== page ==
some idea of the work before us, Fourth. And he died, as many other rogues

though, it must be confessed, but a bave died, at a good old age, and, no doubt, very imperfect one. The interesting grievously lamented by his lawless but faithful nature of its contents will, we are followers.”-page 79.

sure, recominend it to all who take A translation of Dr. Rhys's “ Consti- any pleasure in observing the state of tutions and Ordinances, anciently pre- the human mind, under all its endless scribed to be observed by the Bards changes, or in tracing to their sources and Minstrels,” is replete with infor- | those streams of learning which have, mation on the state of these orders in the present day, deluged the land. uoder the government of their pative Among other papers which the present princés. It furnishes matter of the volumes contain, are essays on “ The utmost importance towards the illus- Harp,"_" On Welsh Music,"__"On tration of the literary and poetical Welsh Congresses,”-“ On the Imhistory of this country, and shews us, provement of the Britons under the that though much has been done by Influence of the Romans," -- " Ou Warton, Percy, and other enterpriż- Welsh Pedigrees, and their Utility," ing antiquarians, much yet remains &c. &c. From the last, it was our for their successors to do. Wc had full intention(had our limits permitted) marked several parts of this article, to have extracted some of the ingenifor the purpose of presenting them to ous and cogent reasons produced by our readers, bat find we must content the author, in order to account for the ourselves with the following extract, , attachment of the Cambrian to a highly illustrative of the semi-barba. I practice, which has subjected him, rous state of society during those tur- from time immemorial, to the laugh and bulent eras to which it refers : Tjeer of his neighbours, and furnishes

Among many other regulations for the traveller among his the proper conduct of the minstrels,

“Rude romantic shades and woods, " It was ordered, that no one should go,

Hanging walks, and falling floods," during a wake, from the house to which he

| with some of his happiest anecdotes. came first, so long as the banquet continued! But, for additional information on tbere, without leave of his liost, or by invita- / Welsh peculiarities, we must refcr tion from anoiher, on pain of losing his circuit the reader to the work itself, in which fees. And should he go from liouse to house, the literary antiquarian, who delights he is to be taken up as a vagabond, his circuit fees taken from bim, and consigned to the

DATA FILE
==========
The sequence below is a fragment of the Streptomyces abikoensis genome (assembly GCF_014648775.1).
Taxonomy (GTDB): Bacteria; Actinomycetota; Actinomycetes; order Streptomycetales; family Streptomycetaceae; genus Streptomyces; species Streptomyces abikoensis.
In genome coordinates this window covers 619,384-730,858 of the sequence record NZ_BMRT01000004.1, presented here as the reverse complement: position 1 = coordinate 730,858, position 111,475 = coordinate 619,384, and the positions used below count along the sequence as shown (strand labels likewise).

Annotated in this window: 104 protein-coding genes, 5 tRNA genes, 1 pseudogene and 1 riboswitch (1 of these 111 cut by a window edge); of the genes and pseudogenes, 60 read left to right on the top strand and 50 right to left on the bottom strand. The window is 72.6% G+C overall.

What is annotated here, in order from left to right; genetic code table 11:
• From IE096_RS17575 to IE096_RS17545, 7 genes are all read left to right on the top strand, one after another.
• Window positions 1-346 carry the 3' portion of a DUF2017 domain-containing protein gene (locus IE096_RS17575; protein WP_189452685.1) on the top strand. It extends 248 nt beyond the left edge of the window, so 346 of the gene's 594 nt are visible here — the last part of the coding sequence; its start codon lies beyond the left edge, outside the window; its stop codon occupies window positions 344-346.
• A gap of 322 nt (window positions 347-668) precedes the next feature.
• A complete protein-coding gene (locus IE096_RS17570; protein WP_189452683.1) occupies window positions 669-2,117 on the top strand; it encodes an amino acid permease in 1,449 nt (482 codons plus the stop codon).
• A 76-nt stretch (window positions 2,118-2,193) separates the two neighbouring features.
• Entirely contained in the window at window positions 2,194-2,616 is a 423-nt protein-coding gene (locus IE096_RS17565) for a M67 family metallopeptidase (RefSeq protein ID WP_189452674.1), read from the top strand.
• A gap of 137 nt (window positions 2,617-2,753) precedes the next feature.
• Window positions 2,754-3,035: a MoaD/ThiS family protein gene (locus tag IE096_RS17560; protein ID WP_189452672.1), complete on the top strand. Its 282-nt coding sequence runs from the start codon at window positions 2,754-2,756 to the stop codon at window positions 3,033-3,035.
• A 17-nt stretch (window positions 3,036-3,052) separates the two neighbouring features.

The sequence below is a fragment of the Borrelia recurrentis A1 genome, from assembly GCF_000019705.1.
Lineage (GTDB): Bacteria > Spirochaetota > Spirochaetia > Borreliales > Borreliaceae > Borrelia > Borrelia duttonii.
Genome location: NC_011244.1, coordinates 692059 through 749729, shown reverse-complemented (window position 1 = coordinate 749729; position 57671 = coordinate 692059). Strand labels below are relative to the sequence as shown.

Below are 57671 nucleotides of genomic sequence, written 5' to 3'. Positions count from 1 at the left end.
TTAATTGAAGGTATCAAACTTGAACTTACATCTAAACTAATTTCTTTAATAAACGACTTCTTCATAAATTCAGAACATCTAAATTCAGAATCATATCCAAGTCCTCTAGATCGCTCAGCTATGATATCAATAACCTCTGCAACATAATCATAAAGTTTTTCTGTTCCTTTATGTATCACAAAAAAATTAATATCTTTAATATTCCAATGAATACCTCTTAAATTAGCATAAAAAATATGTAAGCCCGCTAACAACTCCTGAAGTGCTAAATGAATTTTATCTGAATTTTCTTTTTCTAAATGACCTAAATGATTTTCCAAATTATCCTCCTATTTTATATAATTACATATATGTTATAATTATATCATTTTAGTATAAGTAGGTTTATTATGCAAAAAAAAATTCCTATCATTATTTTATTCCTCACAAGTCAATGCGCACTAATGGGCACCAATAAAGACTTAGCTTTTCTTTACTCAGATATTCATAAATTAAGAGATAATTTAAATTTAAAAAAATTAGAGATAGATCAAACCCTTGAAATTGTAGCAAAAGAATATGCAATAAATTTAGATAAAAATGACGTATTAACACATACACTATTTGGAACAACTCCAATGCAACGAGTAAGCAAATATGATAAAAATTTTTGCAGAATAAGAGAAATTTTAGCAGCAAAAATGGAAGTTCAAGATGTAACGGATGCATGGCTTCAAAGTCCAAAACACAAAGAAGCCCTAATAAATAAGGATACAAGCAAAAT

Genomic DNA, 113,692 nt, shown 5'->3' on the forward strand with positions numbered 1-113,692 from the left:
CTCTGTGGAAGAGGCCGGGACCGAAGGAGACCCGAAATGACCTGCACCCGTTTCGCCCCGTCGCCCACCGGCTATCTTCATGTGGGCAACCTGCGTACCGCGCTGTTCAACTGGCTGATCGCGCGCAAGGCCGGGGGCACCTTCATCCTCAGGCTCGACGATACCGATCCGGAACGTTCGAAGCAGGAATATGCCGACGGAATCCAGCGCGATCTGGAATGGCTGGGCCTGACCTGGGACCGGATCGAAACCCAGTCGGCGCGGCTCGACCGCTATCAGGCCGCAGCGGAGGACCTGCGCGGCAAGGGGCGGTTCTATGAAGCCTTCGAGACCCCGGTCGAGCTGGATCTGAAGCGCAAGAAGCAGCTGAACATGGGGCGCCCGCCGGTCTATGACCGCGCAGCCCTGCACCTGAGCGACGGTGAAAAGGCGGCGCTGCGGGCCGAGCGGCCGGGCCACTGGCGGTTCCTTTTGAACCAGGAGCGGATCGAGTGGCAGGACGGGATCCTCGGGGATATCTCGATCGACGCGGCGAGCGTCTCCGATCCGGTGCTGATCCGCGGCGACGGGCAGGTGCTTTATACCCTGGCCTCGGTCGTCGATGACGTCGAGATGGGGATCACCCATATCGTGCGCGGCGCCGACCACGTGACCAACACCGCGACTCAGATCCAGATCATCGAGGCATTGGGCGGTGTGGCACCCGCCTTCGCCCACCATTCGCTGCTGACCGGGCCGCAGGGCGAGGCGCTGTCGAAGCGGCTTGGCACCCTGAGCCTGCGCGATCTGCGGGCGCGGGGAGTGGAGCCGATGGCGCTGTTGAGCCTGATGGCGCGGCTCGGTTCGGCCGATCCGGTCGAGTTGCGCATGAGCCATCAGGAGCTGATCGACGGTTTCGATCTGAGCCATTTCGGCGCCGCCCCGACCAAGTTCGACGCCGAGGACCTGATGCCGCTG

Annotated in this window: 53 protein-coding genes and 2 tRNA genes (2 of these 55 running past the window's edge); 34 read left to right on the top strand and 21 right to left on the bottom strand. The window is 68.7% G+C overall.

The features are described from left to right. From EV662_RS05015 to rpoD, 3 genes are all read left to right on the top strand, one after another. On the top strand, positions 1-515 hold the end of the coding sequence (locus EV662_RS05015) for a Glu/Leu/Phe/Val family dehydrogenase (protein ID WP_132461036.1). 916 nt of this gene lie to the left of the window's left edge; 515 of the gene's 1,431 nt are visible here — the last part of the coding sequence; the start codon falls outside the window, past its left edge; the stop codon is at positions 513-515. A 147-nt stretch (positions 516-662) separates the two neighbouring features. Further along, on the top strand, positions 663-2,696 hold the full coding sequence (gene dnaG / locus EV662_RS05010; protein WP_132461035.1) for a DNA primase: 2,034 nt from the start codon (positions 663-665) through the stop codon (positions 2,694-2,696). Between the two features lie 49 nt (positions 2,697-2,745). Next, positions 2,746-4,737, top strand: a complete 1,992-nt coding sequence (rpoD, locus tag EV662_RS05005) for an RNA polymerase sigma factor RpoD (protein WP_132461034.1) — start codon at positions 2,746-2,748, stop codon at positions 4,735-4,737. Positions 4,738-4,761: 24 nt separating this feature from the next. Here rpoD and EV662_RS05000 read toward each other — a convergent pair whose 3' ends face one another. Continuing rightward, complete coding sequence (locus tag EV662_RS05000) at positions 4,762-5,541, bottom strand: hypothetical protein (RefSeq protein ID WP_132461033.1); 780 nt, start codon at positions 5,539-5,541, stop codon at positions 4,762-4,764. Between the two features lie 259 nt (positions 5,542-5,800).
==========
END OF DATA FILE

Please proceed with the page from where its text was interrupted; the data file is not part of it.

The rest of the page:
to become familiar with the manners watchful care of the church. Auď, should he and customs of other days, will find a become intoxicated at the banquet, he is to rich repast.

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Review.-A Letter to the Rev. Dr.

Du “first a Protestant, next a Catholic, Milner, occasioned by some Passages

and lastly a Socinian;" while bishop contained in his Book, entitled, The

Jewell is designated as “a vain boaster, End of Religious Controversy.By

a hypocrite, and a falsifier of the fathe late Rev. S. Parr, LL.D. 8vo.

thers.” Such are the rhetorical flowers pp. 60. Mawman.

which the modern Bolsac has thought

proper to throw over the graves of the That this important letter, written illustrious dead, who were the orpåsix years ago, upon a pressing occa- ments of former days. sion, should not have been published But not content with venting his in the life-time of the learned author, malice upon these eminent characters, is very unaccountable. It appears, merely because they were vigorous that his original design was to have opponents of the usurpations of popery communicated the substance to the in their day; this wholesale calamGentleman's Magazine; but that, after- niator ventured to hazard some very thoughts enlarged its dimensions, and daring statements, respecting two induced him to resolve upon a sepa- modern divines, of the first rank in rate publication. On some account literature and the church, one dead, or other, though three different copies and the other living. Of the late Dr. of it were prepared, the letter never Samuel Hallifax, who died bishop of went to press till it came into the hands St. Asaph in the year 1790, Dr. Milner of the doctor's grandson, who now expressly says, that he became a dassends it into the world, pursuant to tardly apostate in his last moments, the last will and commands of his This horrible story is told three times deceased venerable relative.